University of Kentucky Launches Training Program to Address Rural Cancer Disparities

The University of Kentucky is launching a new training program to help reduce Kentucky’s burden of high cancer incidence and mortality rates, according to a recent press release. Addressing Rural cancer Inequities through Scientific Excellence (ARISE) is focused on preparing postdoctoral researchers to address cancer-related health disparities in Appalachian Kentucky. The program will be funded by a $764,000 grant from the National Cancer Institute.

“Appalachian residents suffer from some of the highest rates of cancer in the nation. ARISE is helping to meet the critical need for more researchers who can develop and implement evidence-based behavioral interventions effective at reducing the suffering, burdens and costs associated with high cancer mortality in Kentucky,” Nancy Schoenberg, PhD, University of Kentucky’s associate vice president for research, the Marion Pearsall Professor in the College of Medicine’s Department of Behavioral Science, and founding director of UK’s Center for Health Equity Transformation (CHET) said in a press release.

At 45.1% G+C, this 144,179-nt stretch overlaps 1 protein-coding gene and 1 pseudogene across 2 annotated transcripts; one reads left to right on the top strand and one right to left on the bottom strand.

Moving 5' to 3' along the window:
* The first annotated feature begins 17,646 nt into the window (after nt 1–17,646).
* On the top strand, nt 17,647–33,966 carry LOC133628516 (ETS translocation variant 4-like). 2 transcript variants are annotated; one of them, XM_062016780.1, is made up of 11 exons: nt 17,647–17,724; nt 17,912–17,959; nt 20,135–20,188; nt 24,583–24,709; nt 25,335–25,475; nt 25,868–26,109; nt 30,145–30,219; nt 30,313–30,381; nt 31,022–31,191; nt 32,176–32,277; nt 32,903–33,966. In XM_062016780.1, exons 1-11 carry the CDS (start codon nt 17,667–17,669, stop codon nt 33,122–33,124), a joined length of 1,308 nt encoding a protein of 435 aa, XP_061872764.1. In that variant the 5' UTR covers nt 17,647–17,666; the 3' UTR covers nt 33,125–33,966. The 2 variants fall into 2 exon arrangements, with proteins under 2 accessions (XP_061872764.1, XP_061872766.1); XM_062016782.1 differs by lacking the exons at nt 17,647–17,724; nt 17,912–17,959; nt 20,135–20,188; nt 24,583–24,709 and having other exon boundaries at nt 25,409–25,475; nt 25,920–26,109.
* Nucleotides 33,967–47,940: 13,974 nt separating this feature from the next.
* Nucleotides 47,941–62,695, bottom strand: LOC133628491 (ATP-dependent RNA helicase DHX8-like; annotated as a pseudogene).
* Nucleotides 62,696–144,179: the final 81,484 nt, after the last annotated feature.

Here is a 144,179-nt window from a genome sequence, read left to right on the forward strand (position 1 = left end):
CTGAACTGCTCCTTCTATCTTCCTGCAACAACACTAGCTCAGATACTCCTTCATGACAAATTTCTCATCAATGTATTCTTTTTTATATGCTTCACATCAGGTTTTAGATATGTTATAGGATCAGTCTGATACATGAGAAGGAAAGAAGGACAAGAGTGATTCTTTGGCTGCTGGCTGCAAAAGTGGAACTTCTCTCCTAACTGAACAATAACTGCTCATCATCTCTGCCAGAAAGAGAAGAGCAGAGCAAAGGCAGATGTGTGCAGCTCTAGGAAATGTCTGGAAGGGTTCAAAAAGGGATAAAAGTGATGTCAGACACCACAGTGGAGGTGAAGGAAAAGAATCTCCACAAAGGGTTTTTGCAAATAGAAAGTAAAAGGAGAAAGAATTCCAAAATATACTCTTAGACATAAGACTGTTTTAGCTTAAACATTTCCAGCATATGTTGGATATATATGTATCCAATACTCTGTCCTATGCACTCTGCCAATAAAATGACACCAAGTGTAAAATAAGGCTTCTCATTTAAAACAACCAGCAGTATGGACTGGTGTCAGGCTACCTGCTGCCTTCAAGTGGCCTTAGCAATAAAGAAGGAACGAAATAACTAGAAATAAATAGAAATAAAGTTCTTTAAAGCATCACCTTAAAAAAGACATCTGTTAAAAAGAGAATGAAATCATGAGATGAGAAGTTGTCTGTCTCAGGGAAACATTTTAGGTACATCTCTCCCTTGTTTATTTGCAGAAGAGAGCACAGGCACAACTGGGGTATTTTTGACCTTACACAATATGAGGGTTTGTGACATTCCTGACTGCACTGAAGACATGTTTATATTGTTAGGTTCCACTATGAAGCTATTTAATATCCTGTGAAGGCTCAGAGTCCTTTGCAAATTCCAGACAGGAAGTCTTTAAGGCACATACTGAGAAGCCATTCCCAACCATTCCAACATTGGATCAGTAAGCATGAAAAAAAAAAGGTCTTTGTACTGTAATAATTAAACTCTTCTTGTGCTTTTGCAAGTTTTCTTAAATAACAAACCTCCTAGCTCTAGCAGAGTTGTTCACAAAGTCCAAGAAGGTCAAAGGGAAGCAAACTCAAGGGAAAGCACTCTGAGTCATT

In an announcement about the program, the university said that over the next 5 years, ARISE will provide 10 postdoctoral researchers with extensive training, hands-on experience and connections to mentorship that will allow them to cultivate highly sought-after skills that will lead to successful careers in cancer researchers. The first cohort is planned for early 2022. Two additional trainees ill be recruited each year until 2026.

“ARISE will also complement other T32 training programs at the Markey Cancer Center. Two ongoing programs provide support for basic science and clinical research training,” said Mark Dignan, PhD, a professor in the College of Medicine’s Department of Internal Medicine and co-leader of the Cancer Prevention and Control Research Program at Markey Cancer Center. “Adding ARISE extends training opportunities from the bench to the bedside and now to the community.”